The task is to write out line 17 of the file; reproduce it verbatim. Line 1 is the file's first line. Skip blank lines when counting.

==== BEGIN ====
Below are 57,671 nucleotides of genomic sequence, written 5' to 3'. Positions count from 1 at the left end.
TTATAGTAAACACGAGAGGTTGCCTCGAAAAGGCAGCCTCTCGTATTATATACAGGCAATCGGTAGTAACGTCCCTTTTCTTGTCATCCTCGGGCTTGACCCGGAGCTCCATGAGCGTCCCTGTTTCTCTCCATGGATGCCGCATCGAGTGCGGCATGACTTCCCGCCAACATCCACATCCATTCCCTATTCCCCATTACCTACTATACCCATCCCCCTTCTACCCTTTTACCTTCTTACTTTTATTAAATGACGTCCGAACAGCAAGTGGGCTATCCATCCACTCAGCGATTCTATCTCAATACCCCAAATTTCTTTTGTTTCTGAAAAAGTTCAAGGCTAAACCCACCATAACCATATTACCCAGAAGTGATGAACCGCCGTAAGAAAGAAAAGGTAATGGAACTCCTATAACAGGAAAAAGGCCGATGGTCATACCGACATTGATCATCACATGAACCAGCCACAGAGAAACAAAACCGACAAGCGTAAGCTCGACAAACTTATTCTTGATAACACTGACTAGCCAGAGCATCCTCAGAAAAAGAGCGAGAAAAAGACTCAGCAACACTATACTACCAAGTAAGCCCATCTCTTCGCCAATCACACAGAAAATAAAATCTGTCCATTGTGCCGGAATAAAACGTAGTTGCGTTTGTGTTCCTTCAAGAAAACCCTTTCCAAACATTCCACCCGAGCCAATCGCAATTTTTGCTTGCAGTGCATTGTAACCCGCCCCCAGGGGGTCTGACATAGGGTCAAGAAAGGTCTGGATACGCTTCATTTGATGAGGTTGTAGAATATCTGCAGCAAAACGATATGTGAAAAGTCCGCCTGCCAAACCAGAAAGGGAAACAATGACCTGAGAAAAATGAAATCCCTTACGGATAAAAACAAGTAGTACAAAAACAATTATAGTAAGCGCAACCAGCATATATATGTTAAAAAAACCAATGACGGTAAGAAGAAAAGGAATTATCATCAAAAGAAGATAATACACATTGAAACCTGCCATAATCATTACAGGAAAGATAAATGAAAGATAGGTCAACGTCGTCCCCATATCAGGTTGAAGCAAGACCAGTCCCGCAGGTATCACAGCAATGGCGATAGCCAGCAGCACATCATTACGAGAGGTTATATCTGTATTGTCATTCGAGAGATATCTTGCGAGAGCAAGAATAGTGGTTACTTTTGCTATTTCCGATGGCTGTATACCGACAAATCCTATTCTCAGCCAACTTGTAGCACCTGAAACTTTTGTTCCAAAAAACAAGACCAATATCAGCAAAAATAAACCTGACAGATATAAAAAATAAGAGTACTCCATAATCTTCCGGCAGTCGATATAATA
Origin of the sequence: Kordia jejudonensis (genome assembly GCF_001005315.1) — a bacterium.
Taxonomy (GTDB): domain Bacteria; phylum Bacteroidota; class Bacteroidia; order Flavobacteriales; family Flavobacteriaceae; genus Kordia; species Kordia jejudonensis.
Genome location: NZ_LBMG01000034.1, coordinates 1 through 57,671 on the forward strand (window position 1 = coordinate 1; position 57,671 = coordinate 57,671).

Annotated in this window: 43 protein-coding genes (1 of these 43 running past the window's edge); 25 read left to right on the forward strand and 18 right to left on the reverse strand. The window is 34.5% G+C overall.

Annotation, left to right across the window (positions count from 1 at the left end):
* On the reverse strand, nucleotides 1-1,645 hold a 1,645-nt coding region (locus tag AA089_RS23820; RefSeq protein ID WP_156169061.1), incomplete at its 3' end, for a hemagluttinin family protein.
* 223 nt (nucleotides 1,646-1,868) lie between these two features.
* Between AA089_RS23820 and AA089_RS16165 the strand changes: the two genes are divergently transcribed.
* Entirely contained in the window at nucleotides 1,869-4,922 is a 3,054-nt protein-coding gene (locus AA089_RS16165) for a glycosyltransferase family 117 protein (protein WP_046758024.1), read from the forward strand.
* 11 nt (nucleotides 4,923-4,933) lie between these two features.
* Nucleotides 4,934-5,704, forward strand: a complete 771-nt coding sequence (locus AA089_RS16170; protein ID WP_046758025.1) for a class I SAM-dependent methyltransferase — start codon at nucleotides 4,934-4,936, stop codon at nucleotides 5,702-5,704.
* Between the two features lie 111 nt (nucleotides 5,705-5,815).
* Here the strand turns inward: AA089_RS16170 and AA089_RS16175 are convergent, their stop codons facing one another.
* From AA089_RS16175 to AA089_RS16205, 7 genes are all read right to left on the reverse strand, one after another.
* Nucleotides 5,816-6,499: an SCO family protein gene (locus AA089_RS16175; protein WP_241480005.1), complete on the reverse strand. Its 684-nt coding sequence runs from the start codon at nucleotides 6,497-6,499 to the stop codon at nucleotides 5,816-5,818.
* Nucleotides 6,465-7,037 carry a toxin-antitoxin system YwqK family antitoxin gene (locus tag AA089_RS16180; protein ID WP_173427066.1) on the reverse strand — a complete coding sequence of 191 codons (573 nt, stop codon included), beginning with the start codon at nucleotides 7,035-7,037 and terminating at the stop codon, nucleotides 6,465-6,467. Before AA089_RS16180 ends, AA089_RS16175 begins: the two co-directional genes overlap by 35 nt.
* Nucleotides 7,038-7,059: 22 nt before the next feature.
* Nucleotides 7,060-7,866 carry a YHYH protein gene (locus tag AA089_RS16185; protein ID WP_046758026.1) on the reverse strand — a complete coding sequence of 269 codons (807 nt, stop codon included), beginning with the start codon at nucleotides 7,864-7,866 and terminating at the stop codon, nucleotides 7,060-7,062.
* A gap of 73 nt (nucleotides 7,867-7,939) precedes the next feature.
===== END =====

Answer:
* Nucleotides 5,816-6,499: an SCO family protein gene (locus AA089_RS16175; protein WP_241480005.1), complete on the reverse strand. Its 684-nt coding sequence runs from the start codon at nucleotides 6,497-6,499 to the stop codon at nucleotides 5,816-5,818.